A street of British terraced housing
In architecture and city planning, a terrace, rowhouse, or townhouse (United States) is a style of housing since the late 18th century where identical individual houses are cojoined into rows. A terrace is also the term used to refer to paved, unroofed areas that open out from a building, usually in residences at upper floor levels.
The term terrace was borrowed from garden terraces by English architects of the late Georgian period to describe streets of houses whose uniform fronts and uniform height created an ensemble that was more stylish than a "row". The "row", as in the 16th-century Yarmouth Rows in Great Yarmouth, Norfolk, was a designation for a narrow street where the building fronts uniformly ran right to the property line.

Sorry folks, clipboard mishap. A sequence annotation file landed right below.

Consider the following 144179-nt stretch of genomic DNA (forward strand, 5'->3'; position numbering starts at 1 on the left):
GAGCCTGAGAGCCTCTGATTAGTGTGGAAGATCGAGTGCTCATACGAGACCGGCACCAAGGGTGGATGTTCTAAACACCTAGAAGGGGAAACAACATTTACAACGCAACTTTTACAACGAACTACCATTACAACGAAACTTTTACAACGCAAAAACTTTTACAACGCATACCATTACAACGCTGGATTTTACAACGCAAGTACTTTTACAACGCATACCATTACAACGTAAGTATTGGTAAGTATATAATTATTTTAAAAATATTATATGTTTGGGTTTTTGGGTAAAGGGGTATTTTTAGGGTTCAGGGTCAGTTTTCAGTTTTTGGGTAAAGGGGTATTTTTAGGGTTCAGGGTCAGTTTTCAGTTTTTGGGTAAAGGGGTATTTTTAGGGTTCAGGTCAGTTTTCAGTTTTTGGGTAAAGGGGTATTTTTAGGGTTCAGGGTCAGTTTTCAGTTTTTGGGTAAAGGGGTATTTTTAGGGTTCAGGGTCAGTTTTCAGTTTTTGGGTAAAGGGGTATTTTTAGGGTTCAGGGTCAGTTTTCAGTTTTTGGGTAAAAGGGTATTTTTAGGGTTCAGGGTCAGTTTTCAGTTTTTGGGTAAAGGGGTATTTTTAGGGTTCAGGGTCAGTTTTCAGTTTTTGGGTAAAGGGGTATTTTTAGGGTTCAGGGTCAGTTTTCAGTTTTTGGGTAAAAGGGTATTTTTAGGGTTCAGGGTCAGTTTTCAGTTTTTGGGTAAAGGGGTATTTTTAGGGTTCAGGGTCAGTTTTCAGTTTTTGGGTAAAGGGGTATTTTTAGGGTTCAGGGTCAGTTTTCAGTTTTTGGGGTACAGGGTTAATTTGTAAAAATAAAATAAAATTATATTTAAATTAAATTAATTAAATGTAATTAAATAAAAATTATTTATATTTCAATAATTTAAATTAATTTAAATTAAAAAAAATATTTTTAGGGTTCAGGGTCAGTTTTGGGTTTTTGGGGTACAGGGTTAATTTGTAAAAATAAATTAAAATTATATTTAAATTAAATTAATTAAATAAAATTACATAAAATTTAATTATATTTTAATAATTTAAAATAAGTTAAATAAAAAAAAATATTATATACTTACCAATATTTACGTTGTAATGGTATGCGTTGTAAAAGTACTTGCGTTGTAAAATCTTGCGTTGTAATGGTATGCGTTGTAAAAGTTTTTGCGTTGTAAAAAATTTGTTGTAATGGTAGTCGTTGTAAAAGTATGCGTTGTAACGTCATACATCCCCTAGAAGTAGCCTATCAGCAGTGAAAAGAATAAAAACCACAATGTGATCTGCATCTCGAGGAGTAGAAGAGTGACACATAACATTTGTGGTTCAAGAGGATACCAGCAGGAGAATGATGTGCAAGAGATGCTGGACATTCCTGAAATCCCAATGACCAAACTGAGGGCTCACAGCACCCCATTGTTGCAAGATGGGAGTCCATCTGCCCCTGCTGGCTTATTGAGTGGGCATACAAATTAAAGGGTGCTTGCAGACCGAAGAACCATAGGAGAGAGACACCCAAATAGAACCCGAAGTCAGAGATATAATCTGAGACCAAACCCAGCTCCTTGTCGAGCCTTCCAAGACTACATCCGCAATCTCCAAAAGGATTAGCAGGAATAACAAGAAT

Early terraces were built by the Wood family in Bath and by John Nash in Regent's Park, London, and the name was picked up by speculative builders like Thomas Cubitt and soon became commonplace.
Terraced Houses in Stanford in the Vale, Oxfordshire.
By the early Victorian period, a terrace had degenerated into any style of housing where individual houses repeating one design are conjoined into rows, which can be long or short. The style was used for workers' housing during the great industrial boom following the industrial revolution, particularly in the textile industry. The Terrace style spread widely in the UK, and was the usual form of high density residential housing up to World War II.
In New York City, a large apartment building occupying a full city block, London Terrace, finished in 1930/1931 capitalized on the earlier, more stylish connotation. Terrace housing in American usage generally continued to be called rowhouses in the Eastern U.S., but west of the Mississippi, "townhouse" is preferred.
See also: Duplex, Semi-detached, Townhouse, List of house types